I waited nervously behind the library steps until I saw that my bus, number seven, was nearly full. I bolted from my hiding place like a sprinter from his mark and fell into line just as the doors were closing. Sanctuary. The school ground had become, in those days of my twelfth year, a very hostile and unforgiving place, with only two such sanctuaries: the school building and the school bus. Anywhere in between these two free zones, I became fair game. You see, for the first time in my young life, I had made an enemy.
For my first endeavor at such undertakings, I did quite well in choosing the largest boy in the sixth grade. Duane was at least 150 pounds, although I can't be sure because on recent visits to my old classrooms everything seemed much smaller than I remember it being. Maybe Duane was only 75 pounds, but next to my frail frame, he was a hulking Sasquatch.
Duane had somehow become convinced that I was responsible for the crude caricature of him that appeared one day on the bulletin board. I guess he recognized my stylistic nuances because he had vowed publicly to end my life. Now I was living my life in fear, running serpentine between the school and the bus like John Wayne in The Sands of Iwo Jima.
"Bam! Flat like a pancake, Anderson!" His words resounded in my head as I made myself as small as possible in the bus seat. I thought about the Swedish pancakes my Mother made. They were really flat.
On the long ride home, it began to snow. Snowflakes collected like icy sequins on the sill of the school bus window as I drifted off into a snowfall induced trance. By the time the bus arrived at our house, the wind had picked up and was whipping the falling snowflakes into tiny white cyclones all over our driveway.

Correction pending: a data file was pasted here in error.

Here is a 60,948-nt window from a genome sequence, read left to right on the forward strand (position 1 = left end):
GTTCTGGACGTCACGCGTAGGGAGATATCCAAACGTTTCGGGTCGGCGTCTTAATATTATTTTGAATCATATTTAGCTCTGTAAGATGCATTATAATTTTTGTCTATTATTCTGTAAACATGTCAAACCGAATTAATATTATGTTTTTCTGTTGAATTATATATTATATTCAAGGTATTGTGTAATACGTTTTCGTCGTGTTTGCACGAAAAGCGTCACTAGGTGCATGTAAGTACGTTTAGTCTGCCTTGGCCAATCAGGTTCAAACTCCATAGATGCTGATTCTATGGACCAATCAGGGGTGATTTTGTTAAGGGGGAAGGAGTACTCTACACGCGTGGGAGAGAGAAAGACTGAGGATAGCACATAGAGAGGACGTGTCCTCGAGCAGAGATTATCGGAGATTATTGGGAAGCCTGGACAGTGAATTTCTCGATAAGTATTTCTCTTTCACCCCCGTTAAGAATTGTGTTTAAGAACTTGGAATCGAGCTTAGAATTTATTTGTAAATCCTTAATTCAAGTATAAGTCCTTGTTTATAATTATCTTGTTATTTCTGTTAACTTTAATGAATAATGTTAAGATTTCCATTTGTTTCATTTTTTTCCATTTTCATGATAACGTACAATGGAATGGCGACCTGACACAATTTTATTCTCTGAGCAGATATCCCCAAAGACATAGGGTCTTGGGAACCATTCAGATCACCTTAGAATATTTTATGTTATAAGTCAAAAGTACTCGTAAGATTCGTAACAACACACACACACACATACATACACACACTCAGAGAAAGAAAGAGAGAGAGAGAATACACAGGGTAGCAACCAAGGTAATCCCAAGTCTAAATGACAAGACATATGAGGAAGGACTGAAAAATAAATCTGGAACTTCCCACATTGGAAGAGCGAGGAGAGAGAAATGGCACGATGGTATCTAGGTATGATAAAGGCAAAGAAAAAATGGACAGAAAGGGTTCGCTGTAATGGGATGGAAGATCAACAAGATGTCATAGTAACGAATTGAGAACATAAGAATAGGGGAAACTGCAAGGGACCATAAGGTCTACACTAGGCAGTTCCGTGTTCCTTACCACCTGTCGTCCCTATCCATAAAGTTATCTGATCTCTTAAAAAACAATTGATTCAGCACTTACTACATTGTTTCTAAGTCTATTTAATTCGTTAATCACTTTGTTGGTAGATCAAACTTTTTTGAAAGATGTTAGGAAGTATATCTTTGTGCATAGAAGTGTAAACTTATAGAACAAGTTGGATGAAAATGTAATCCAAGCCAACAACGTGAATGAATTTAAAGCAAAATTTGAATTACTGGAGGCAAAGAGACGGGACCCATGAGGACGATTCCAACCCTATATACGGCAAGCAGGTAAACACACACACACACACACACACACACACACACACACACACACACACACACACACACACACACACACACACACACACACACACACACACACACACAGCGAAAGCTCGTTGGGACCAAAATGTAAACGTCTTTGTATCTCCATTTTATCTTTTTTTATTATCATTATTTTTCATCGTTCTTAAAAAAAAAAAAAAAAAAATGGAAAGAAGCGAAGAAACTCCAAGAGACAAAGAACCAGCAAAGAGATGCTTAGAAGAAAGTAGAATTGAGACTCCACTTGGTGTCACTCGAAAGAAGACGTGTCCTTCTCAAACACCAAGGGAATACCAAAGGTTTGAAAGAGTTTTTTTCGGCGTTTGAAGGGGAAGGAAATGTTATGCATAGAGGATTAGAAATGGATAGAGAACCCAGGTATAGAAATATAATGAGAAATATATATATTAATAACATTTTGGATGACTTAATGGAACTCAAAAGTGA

"Darwin, Public and Parochial. Dassel-Cokato..."
A unison cheer drowned out the announcer's voice. We had heard the magic words, the words that are the envy of our southern cousins everywhere, announcing a Snow Day.
The wonderful white manna was starting to accumulate in two or three foot drifts all over our property. The wind howled like a symphony of angry woodwinds and it was delicious music to my ears, indeed.
Naturally, I suited up and hit the perimeter to explore. In my mind, I was Alan Shepard on the moon, leaping weightlessly across the terrain. Oblivious to my fantasies, the wet petals kept falling out of the icy black sky.
The blizzard raged on for four more days and by the end of its reign, set new precedents for what a winter storm should be. The drifts covered a corn picker completely, with only its mouth sticking out of the snow, as if it were mouthing a despondent "O."
There were great terraces of snow in our back yard, which inevitably became the groundwork for an elaborate network of tunnels. It was a whimsical fantasy wonderland where I never once thought about Duane Kohl.
Until the following Monday, when school resumed.
I was dead. I had allowed myself to be trapped between free zones and now I was going to die. I slumped limply up against the library steps. It was Duane, all one hundred and fifty homicidal pounds of him.
"Hey Anderson, my Dad might buy a car from your Dad."
"R... really?" I stammered.
"Yeah, and it might be mine someday."
"Wow, that's ... that's great," I said, laughing rigidly.
With that, Duane slugged me in the shoulder and lumbered off towards bus number four. I stood there for a minute, rubbing my arm. I knew that he had to do something to me for drawing that unkind picture of him, but somehow I had expected more than that.
I see now, looking back, that used automobiles make strange bedfellows. If Mr. Kohl had decided to buy a new car, I might have been carrion hanging from the jungle gym. Or flat like Swedish pancakes, like my mother makes